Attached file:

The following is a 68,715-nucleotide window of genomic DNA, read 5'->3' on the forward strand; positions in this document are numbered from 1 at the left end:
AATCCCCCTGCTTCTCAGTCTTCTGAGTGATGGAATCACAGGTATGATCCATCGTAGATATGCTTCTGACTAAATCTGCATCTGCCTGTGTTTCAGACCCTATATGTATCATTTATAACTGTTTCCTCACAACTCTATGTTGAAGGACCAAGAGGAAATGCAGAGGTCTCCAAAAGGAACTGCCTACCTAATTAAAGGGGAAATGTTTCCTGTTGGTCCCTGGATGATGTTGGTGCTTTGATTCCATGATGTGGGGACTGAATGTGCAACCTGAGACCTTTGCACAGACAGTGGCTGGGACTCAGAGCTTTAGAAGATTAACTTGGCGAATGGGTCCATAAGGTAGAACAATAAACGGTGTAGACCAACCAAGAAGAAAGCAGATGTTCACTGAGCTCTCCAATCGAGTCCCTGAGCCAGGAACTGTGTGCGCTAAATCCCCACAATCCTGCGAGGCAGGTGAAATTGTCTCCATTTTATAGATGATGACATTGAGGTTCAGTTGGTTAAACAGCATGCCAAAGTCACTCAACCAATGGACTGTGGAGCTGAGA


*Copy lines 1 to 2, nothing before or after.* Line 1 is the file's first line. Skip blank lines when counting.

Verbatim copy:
The following is a 68,715-nucleotide window of genomic DNA, read 5'->3' on the forward strand; positions in this document are numbered from 1 at the left end:
AATCCCCCTGCTTCTCAGTCTTCTGAGTGATGGAATCACAGGTATGATCCATCGTAGATATGCTTCTGACTAAATCTGCATCTGCCTGTGTTTCAGACCCTATATGTATCATTTATAACTGTTTCCTCACAACTCTATGTTGAAGGACCAAGAGGAAATGCAGAGGTCTCCAAAAGGAACTGCCTACCTAATTAAAGGGGAAATGTTTCCTGTTGGTCCCTGGATGATGTTGGTGCTTTGATTCCATGATGTGGGGACTGAATGTGCAACCTGAGACCTTTGCACAGACAGTGGCTGGGACTCAGAGCTTTAGAAGATTAACTTGGCGAATGGGTCCATAAGGTAGAACAATAAACGGTGTAGACCAACCAAGAAGAAAGCAGATGTTCACTGAGCTCTCCAATCGAGTCCCTGAGCCAGGAACTGTGTGCGCTAAATCCCCACAATCCTGCGAGGCAGGTGAAATTGTCTCCATTTTATAGATGATGACATTGAGGTTCAGTTGGTTAAACAGCATGCCAAAGTCACTCAACCAATGGACTGTGGAGCTGAGA